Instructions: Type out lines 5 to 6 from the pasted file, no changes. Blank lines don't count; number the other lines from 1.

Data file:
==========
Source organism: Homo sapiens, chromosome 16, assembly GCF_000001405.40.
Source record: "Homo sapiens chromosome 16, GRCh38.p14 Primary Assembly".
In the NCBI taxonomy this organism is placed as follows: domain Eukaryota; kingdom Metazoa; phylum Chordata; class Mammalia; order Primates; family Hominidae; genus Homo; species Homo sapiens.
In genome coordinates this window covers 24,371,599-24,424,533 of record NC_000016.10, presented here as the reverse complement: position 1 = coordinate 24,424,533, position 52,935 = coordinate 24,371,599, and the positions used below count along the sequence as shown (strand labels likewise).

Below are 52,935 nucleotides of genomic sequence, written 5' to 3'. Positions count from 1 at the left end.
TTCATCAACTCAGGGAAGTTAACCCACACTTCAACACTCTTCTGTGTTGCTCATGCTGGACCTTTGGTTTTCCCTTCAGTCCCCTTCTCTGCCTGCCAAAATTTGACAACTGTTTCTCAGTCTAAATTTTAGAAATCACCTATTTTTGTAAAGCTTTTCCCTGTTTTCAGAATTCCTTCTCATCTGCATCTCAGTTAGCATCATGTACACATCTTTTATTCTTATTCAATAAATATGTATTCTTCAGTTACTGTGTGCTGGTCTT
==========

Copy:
Below are 52,935 nucleotides of genomic sequence, written 5' to 3'. Positions count from 1 at the left end.
TTCATCAACTCAGGGAAGTTAACCCACACTTCAACACTCTTCTGTGTTGCTCATGCTGGACCTTTGGTTTTCCCTTCAGTCCCCTTCTCTGCCTGCCAAAATTTGACAACTGTTTCTCAGTCTAAATTTTAGAAATCACCTATTTTTGTAAAGCTTTTCCCTGTTTTCAGAATTCCTTCTCATCTGCATCTCAGTTAGCATCATGTACACATCTTTTATTCTTATTCAATAAATATGTATTCTTCAGTTACTGTGTGCTGGTCTT